Assisted exercise improves bone strength in very low birthweight infants by bone quantitative ultrasound

Hsiu Lin Chen, Chia Ling Lee, Hsing I. Tseng, San Nan Yang, Rei Cheng Yang*, Hsiao Ching Jao

*Corresponding author for this work

Research output: Contribution to journalJournal Article peer-review

29 Scopus citations


Aim: To evaluate whether assisted exercise could prevent the development of osteopenia of prematurity, we performed assisted exercise in the study group of very low birthweight (VLBW) premature infants. Methods: Sixteen premature infants with birthweight below 1500g were enrolled in this study and randomly assigned into the exercise (n=8) and control (n=8) groups. Assisted exercise involved full extension and flexion range of motion of the upper and lower extremities by a trained nurse with a schedule of 5days a week for a total of 4weeks. Bone strength was determined by quantitative ultrasound measurement of tibial bone speed of sound every 2weeks during the study period. Results: No difference in gender, birthweight, and gestation age between the exercise and control groups was noted. There was statistically significant less tibial bone speed of sound decrease in the exercise group on the sixth and eighth week of life. During the study period, there were no statistically significant differences in blood biochemistry data, including calcium, phosphorus, magnesium, alkaline phosphatase, osteocalcin and osteoprotegerin, between the two groups. Conclusions: This study revealed that early assisted exercise could improve bone strength in very low birthweight infants. The biochemical markers of bone metabolism, osteocalcin and osteoprotegerin, could not be the indicators for early diagnosis of osteopenia of prematurity.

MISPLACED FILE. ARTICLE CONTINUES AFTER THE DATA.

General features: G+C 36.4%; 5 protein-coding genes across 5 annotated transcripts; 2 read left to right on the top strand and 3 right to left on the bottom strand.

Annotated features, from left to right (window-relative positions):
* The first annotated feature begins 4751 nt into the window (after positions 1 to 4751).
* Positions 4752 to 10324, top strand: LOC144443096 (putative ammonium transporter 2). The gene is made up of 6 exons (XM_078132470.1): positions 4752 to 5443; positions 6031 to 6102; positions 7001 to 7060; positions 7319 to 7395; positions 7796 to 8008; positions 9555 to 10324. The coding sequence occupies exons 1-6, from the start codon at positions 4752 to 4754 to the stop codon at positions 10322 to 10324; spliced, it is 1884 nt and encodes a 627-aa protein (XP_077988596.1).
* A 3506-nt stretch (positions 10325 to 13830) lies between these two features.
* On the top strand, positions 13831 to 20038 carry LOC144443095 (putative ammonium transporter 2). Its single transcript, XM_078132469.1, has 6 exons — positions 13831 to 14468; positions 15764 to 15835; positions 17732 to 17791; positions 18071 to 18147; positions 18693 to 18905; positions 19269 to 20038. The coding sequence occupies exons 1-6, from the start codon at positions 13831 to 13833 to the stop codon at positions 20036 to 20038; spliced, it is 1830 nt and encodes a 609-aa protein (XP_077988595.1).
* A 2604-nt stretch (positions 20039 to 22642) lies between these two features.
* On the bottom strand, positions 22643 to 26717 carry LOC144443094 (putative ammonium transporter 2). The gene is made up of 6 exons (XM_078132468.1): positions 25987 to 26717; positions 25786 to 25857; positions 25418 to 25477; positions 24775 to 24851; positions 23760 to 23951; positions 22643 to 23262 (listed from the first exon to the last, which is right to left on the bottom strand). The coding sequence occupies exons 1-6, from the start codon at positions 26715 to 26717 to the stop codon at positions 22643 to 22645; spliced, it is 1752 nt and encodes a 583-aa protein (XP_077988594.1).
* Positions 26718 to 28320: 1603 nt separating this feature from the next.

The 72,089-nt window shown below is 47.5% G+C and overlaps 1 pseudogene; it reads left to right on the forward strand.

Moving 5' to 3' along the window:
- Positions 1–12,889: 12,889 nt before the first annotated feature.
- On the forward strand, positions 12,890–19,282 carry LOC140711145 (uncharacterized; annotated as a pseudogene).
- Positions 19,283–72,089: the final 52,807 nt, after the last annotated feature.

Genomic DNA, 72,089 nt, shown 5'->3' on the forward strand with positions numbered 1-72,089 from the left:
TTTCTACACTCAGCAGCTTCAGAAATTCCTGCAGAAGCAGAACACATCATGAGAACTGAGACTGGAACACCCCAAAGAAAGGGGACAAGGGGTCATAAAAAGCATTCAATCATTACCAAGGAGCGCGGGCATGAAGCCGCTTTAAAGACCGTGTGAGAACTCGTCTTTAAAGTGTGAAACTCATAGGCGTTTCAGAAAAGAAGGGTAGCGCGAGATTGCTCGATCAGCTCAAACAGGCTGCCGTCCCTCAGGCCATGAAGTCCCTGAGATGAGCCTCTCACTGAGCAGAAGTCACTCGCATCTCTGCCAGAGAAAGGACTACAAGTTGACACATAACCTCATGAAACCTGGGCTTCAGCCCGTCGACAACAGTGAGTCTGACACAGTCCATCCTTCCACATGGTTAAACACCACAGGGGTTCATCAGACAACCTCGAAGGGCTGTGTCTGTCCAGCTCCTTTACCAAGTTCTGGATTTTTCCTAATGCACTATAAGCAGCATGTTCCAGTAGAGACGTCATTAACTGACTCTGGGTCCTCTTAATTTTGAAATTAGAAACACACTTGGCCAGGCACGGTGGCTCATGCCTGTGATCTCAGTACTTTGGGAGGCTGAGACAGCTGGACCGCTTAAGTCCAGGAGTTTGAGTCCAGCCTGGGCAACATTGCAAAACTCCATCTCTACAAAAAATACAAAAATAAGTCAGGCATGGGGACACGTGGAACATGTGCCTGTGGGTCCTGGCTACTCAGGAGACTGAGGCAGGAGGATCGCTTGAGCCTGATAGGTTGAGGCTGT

Original languageEnglish
Pages (from-to)653-659
Number of pages7
JournalJournal of Paediatrics and Child Health
Issue number11
StatePublished - 11 2010
Externally publishedYes


  • bone strength
  • exercise
  • prematurity
  • quantitative ultrasound
  • speed of sound


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